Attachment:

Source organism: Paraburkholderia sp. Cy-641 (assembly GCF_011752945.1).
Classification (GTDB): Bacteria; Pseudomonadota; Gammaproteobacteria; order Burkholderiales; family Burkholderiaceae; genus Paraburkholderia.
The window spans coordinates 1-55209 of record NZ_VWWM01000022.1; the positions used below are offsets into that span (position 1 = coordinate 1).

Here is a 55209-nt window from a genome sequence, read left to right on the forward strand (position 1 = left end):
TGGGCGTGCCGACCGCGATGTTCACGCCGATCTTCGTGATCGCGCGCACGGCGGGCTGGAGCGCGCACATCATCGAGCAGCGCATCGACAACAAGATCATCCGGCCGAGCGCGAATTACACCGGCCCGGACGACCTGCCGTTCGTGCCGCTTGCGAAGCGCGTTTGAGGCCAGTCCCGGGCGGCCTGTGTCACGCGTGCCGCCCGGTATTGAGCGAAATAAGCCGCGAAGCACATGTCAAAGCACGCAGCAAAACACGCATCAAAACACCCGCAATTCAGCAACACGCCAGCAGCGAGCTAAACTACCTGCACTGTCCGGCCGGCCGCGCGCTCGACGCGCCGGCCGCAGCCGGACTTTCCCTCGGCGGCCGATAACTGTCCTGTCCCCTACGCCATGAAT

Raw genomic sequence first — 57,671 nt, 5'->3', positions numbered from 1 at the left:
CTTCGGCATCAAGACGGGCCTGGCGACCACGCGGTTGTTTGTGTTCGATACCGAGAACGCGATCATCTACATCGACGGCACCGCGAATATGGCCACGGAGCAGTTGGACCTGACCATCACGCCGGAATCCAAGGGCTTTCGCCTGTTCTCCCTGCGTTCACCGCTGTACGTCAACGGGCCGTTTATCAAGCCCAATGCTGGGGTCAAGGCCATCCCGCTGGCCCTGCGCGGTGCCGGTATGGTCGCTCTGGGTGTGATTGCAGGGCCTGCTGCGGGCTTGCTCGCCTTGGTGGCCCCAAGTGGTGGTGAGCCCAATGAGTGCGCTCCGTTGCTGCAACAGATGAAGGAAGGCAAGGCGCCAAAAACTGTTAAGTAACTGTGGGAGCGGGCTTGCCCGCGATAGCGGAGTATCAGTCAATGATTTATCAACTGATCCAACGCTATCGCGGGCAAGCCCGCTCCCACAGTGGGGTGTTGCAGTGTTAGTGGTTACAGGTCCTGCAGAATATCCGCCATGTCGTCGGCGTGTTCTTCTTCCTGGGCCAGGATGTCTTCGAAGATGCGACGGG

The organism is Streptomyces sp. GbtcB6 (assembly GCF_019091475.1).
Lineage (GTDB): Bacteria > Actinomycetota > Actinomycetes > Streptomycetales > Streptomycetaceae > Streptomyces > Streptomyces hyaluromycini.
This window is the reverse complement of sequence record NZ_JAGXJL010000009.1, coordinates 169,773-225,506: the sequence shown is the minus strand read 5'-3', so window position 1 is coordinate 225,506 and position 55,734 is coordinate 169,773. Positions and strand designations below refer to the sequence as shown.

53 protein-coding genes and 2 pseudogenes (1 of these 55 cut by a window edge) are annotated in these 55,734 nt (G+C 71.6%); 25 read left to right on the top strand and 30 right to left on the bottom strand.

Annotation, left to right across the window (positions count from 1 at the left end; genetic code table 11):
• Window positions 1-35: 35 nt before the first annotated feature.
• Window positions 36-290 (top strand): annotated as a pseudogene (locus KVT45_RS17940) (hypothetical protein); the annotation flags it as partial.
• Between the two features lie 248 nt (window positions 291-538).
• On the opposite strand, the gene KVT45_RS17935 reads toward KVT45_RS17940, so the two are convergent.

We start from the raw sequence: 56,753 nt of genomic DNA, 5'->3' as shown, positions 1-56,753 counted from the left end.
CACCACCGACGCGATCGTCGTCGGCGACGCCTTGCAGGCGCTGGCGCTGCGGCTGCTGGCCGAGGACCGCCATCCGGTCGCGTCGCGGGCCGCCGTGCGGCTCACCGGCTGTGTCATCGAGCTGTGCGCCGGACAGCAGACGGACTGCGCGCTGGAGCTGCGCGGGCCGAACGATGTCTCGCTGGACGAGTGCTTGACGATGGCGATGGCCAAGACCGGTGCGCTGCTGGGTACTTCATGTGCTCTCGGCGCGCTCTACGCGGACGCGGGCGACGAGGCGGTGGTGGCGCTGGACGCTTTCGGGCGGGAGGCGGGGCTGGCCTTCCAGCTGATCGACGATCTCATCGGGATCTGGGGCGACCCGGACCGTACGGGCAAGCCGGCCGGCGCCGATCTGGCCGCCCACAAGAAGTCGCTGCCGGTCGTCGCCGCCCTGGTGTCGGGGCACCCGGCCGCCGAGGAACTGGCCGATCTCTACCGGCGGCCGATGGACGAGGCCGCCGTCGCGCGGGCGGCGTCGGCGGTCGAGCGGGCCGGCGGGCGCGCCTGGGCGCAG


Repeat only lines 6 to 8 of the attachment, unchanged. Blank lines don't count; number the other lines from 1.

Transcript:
Raw genomic sequence first — 57,671 nt, 5'->3', positions numbered from 1 at the left:
CTTCGGCATCAAGACGGGCCTGGCGACCACGCGGTTGTTTGTGTTCGATACCGAGAACGCGATCATCTACATCGACGGCACCGCGAATATGGCCACGGAGCAGTTGGACCTGACCATCACGCCGGAATCCAAGGGCTTTCGCCTGTTCTCCCTGCGTTCACCGCTGTACGTCAACGGGCCGTTTATCAAGCCCAATGCTGGGGTCAAGGCCATCCCGCTGGCCCTGCGCGGTGCCGGTATGGTCGCTCTGGGTGTGATTGCAGGGCCTGCTGCGGGCTTGCTCGCCTTGGTGGCCCCAAGTGGTGGTGAGCCCAATGAGTGCGCTCCGTTGCTGCAACAGATGAAGGAAGGCAAGGCGCCAAAAACTGTTAAGTAACTGTGGGAGCGGGCTTGCCCGCGATAGCGGAGTATCAGTCAATGATTTATCAACTGATCCAACGCTATCGCGGGCAAGCCCGCTCCCACAGTGGGGTGTTGCAGTGTTAGTGGTTACAGGTCCTGCAGAATATCCGCCATGTCGTCGGCGTGTTCTTCTTCCTGGGCCAGGATGTCTTCGAAGATGCGACGGG

The organism is Streptomyces sp. GbtcB6 (assembly GCF_019091475.1).